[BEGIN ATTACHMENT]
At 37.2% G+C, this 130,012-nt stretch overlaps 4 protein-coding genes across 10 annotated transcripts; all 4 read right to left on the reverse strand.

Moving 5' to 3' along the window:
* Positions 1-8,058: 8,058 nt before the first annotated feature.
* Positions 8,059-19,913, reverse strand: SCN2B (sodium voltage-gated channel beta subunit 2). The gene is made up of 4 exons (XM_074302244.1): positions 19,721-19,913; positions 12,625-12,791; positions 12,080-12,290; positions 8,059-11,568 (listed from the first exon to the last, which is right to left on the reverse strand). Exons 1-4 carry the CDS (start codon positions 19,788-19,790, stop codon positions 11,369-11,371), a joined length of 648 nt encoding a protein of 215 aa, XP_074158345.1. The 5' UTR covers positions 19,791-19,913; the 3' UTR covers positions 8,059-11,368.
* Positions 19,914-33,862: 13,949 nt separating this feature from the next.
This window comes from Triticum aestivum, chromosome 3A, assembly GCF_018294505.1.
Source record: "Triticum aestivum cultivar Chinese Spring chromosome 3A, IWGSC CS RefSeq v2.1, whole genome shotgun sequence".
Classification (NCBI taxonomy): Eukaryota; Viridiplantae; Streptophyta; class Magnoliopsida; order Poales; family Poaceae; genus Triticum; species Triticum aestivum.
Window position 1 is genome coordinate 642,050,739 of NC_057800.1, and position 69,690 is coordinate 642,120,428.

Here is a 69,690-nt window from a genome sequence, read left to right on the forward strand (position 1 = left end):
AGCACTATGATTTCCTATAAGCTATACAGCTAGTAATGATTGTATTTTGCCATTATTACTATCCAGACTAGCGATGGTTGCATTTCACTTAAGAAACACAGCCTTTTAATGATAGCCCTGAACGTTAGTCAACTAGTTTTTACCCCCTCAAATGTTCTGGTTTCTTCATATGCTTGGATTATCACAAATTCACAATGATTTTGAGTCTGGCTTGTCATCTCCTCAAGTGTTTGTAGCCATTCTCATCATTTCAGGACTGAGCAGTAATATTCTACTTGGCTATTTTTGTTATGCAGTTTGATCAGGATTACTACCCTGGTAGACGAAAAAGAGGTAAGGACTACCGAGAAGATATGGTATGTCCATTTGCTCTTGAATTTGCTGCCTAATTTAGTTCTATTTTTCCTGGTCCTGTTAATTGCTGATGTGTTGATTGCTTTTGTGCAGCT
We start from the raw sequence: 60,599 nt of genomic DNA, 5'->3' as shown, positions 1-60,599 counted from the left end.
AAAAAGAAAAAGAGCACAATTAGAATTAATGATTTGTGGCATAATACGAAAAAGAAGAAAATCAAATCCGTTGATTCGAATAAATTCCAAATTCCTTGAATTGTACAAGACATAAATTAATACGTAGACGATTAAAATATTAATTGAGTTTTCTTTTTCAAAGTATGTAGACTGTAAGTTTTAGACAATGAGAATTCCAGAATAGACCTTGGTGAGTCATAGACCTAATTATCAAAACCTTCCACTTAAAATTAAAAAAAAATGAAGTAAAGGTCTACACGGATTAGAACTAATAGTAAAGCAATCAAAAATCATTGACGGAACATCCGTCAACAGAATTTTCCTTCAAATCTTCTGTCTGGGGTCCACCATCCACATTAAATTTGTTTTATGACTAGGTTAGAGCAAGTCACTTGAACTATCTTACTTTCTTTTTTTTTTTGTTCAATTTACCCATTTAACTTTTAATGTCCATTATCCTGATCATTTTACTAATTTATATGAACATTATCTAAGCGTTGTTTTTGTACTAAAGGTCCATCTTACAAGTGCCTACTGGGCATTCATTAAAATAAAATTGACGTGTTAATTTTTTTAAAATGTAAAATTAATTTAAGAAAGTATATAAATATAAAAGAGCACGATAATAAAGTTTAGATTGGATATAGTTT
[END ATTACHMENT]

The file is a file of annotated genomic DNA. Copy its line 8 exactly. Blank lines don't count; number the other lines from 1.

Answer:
Classification (NCBI taxonomy): Eukaryota; Viridiplantae; Streptophyta; class Magnoliopsida; order Poales; family Poaceae; genus Triticum; species Triticum aestivum.